A visitor to Walt Disney World has sued the Florida theme park, claiming in her lawsuit that she was “dive-bombed” by an angry bird, causing severe injuries, per The Orlando Sentinel. The visitor says that the theme park should have warned her that nesting birds were a hazard.
Lisa Dixon claims that she suffered a traumatic brain injury and multiple herniated discs after the attack, one which took place in May of 2017. At the time, she was walking onto a dock at the Polynesian Resort, where she was to board a boat that would have taken her across Seven Seas Lagoon. Before that happened, however, she says a bird “dive-bombed” her, causing her injuries. She was not able to name the bird, but according to her lawsuit, she believes that it was a bird undergoing its seasonal migration.
Her lawyer, Thomas Schmitt, says that the Florida resort gave her a “false sense of security” when it comes to animals, and did properly warn her — or other guests — about the dangers of migrating birds. “If there’s a company that’s well-versed in safety, it should be Disney,” he told reporters.
Her lawsuit seeks “unspecified damages in excess of $15,000,” according to Yahoo! News.
Schmitt says that the bird attack, the force of which he likened to being struck by a baseball, also changed his client’s personality.
Walt Disney World has not offered comment on the incident, saying only that they would respond to the allegations in court.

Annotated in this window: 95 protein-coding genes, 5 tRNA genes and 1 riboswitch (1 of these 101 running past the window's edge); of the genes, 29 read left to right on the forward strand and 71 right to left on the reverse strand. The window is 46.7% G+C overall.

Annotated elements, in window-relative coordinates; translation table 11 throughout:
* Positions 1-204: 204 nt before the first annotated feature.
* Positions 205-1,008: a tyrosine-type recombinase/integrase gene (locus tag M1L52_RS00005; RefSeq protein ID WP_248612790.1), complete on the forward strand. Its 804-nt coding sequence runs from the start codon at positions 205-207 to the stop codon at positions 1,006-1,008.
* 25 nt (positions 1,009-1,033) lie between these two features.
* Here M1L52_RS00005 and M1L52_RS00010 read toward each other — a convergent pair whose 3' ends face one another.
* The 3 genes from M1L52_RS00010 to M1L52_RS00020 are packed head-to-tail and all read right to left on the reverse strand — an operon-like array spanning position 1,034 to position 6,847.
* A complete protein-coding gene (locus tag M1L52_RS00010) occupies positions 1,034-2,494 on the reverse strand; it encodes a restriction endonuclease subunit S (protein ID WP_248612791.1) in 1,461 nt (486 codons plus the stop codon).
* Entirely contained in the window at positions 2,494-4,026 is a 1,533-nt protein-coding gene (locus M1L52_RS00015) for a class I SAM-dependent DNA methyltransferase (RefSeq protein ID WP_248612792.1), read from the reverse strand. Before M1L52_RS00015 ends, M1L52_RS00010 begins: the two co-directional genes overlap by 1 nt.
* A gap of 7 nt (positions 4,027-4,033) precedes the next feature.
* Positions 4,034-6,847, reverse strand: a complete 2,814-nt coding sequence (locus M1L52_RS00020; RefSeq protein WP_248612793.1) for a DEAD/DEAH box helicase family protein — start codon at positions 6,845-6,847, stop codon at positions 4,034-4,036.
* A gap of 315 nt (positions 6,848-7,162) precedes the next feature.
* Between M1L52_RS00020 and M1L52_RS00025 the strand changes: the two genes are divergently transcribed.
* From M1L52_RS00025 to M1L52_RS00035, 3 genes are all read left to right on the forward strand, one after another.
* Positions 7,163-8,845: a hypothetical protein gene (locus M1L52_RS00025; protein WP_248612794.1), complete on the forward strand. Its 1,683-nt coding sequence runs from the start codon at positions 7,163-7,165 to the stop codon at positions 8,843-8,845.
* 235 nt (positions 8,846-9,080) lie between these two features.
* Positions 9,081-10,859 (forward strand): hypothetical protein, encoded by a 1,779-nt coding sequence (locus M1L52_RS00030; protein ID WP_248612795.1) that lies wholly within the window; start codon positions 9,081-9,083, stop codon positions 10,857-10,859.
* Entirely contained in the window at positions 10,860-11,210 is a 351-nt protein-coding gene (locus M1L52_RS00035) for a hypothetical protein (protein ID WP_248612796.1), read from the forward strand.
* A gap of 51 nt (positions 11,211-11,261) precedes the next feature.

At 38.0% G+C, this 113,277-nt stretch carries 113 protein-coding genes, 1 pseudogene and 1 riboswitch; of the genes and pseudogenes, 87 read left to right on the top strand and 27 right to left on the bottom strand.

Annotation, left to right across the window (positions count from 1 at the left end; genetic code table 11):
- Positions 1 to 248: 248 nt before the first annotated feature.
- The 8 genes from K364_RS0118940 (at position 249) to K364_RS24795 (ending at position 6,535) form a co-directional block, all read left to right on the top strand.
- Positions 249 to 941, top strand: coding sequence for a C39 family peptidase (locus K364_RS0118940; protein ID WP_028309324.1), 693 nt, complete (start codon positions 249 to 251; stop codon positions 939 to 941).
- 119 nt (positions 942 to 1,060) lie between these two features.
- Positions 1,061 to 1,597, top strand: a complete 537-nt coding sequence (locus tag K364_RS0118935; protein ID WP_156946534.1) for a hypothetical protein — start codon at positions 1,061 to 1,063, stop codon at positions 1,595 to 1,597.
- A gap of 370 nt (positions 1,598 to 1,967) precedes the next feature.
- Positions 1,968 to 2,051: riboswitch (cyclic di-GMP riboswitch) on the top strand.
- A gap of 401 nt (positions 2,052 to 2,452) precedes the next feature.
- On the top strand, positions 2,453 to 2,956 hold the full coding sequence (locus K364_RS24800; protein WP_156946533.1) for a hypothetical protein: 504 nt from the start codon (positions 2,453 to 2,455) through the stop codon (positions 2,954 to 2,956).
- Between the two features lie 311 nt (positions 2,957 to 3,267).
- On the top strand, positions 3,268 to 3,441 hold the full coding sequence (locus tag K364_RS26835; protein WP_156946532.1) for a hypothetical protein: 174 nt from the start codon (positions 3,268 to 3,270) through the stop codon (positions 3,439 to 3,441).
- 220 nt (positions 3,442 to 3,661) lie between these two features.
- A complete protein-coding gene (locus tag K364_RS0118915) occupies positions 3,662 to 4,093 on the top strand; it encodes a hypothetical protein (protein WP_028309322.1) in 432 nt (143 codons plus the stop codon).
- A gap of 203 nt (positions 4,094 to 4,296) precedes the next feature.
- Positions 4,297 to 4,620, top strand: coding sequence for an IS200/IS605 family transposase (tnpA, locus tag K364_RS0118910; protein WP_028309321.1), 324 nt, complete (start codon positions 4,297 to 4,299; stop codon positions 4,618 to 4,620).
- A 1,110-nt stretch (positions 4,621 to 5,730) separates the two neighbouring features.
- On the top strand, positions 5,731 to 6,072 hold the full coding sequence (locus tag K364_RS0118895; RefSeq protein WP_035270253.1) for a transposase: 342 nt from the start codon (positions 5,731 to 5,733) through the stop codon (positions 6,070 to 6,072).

The Florida resort walks a fine line between keeping guests comfortable, managing nuisance animals, and minimizing its environmental impact. For example, as The Independent reports, the park manages mosquitoes by populating the area with a species of chicken that feeds on the insects.
Unfortunately, some animals have bedeviled guests, despite the resort’s best efforts — sometimes with fatal consequences.
In 2016, as The Odyssey reports, the Graves family of Nebraska were enjoying a walk near the Seven Seas Lagoon — adjacent to the Grand Floridian Resort — when an alligator popped out of the water, snatching 2-year-old Lane Graves in its jaws. The animal pulled the toddler into the water, and the boy drowned.
Graves had been wading in ankle-deep water at the time, despite “No Swimming” signs posted around the man-made lake. Graves’ family claimed that the resort never specifically warned them that there could be alligators in the water. Since Graves’ death, the resort has installed signage around the water warning of the dangers, telling guests — in no uncertain terms — not to enter the water.